French President Emmanuel Macron on Sunday decried the rise of nationalism even as Donald Trump, who has proudly declared himself a “nationalist,” sat nearby.
As Reuters reports, Macron, speaking from underneath Paris’ famed Arc de Triomphe to honor the 70th anniversary of the end of World War I, warned of repeating the mistakes that led to war in Europe in the first place.
“Patriotism is the exact opposite of nationalism: nationalism is a betrayal of patriotism.”
Ostensibly, Macron’s speech was a warning to Europe, which is itself seeing a rise in far-right nationalist, anti-immigrant, and anti-Semitic groups. In France especially, Macron’s own En Marche (“Working”) party is losing ground to the right-wing National Rally (previously known as National Front). Elsewhere in Europe, far right-wing Nationalist parties are seeing a resurgence in places such as Italy, Hungary, Poland, Austria, and Slovenia, among others.
And it’s not just in Europe, either. Far-right nationalist parties and politicians have also started gaining ground in Turkey, Brazil, and the Philippines. It’s been going on in Russia for a decade if not longer.
“History sometimes threatens to repeat its tragic patterns, and undermine the legacy of peace we thought we had sealed with the blood of our ancestors”
But while Macron was warning Europe about nationalism, sitting nearby was Donald Trump, who has himself proudly declared himself a nationalist and whose rhetoric, some of it anyway, echoes that of the far-right nationalist movement. And as Macron was railing against nationalism, Donald Trump, listening to the speech via a translator earpiece, sat “stone-faced,” as Reuters describes it.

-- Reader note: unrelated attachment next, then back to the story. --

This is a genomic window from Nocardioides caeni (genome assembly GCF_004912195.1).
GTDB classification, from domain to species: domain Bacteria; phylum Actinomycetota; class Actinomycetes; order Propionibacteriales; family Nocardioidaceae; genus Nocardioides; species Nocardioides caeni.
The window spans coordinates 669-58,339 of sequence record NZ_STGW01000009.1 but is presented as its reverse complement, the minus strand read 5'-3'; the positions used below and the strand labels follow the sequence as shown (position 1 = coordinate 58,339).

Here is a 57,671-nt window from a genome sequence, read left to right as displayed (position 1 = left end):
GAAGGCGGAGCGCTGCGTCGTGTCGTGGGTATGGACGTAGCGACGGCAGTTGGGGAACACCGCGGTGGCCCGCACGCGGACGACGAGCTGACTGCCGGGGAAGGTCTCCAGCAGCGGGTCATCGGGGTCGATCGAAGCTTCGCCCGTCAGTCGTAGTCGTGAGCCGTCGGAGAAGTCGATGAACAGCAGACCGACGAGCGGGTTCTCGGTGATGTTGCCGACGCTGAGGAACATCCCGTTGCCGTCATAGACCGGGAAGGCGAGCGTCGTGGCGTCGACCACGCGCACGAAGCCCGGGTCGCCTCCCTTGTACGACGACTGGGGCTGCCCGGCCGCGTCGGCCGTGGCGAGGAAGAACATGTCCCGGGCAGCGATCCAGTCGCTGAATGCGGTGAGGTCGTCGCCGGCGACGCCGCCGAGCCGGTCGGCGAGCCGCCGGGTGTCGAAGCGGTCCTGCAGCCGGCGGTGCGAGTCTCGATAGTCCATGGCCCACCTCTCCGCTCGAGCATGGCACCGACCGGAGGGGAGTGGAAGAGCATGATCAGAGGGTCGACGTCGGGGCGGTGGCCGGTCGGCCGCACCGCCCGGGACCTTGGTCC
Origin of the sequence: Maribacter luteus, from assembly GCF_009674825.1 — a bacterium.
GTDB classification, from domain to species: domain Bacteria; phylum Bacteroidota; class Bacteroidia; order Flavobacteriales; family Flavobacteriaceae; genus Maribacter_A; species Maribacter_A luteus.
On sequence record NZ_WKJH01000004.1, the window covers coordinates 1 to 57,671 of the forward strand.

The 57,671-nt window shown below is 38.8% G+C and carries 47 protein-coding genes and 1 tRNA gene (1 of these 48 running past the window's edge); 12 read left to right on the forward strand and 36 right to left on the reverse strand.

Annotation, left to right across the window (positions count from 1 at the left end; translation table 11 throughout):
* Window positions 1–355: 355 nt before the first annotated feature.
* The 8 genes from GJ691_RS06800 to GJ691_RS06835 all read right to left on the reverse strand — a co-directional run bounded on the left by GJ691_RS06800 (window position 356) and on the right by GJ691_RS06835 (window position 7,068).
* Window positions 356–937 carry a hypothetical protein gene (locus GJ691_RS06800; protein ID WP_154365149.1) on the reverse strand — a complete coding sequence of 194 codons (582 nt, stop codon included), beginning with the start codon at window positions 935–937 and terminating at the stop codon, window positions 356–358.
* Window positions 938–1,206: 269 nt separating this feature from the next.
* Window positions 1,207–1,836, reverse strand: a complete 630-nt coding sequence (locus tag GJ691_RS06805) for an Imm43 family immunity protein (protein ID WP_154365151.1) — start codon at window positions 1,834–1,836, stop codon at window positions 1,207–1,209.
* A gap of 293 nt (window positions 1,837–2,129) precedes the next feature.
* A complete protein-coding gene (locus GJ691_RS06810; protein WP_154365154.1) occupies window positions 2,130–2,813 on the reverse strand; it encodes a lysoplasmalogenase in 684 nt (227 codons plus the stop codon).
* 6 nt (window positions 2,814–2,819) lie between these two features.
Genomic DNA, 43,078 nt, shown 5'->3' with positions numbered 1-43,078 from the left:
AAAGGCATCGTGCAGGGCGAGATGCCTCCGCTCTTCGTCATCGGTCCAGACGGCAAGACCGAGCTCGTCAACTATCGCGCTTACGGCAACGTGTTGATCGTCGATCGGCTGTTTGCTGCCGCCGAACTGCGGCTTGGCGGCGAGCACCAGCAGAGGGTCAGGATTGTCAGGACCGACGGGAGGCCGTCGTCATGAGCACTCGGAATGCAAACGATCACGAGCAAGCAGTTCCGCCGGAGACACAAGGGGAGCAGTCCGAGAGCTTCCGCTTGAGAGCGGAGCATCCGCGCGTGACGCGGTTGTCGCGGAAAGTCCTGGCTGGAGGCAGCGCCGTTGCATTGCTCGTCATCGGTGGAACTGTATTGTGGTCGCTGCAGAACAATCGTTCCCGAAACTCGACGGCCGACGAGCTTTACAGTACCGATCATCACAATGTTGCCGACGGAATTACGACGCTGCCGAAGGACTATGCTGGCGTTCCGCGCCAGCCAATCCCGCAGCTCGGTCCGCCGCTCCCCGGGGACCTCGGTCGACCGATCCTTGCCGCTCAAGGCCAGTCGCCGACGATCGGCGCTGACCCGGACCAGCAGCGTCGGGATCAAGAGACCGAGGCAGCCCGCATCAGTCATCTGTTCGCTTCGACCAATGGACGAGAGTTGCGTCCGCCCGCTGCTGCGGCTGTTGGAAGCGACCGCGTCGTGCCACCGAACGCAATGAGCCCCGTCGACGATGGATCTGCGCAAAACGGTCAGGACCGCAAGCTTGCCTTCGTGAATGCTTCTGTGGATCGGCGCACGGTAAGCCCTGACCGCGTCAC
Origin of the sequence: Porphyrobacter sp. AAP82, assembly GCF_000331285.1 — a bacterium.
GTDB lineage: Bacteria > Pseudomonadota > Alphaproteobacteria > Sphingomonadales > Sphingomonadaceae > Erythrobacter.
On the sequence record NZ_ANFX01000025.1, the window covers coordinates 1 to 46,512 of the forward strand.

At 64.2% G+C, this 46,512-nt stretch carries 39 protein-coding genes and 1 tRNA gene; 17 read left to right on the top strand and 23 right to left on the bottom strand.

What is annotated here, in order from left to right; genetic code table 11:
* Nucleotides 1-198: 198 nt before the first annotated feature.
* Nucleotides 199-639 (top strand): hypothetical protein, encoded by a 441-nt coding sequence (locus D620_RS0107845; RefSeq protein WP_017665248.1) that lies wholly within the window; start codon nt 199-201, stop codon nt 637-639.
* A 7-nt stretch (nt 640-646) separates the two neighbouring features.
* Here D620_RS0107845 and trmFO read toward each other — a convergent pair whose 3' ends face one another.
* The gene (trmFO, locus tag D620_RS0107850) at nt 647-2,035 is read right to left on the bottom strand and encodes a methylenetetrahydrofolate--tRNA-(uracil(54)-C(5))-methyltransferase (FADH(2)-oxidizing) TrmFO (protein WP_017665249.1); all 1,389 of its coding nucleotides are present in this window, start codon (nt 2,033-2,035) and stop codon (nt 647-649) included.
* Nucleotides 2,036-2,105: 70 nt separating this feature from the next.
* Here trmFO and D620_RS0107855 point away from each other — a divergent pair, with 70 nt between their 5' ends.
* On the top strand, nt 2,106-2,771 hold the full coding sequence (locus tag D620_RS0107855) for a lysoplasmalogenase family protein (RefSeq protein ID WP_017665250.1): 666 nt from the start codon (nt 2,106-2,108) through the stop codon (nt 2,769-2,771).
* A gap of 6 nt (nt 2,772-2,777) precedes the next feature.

As The Washington Post notes, Trump checks several of the boxes when it comes to meeting the definition of a far-right nationalism — besides proudly declaring himself one, of course. He has, for example, removed — or attempted to remove — the U.S. from various international treaties, such as the Paris climate accord or the Iran nuclear deal. He has also unabashedly pushed “America First” policies and rhetoric.
Similarly, Trump in October explained exactly what he meant when he described himself as a “nationalist.”
“We’re giving all of our wealth, all of our money, to other countries and then they don’t treat us properly. For many years other countries that are allies of ours… they have not treated our country fairly. So in that sense, I am absolutely a nationalist and I’m proud of it.”
Unfortunately, in Europe anyway, the term “nationalist” carries with it some baggage, including the fierce anti-Semitism that plagued Nazi Germany, and which to this day continues, in some form or another, across parts of Europe.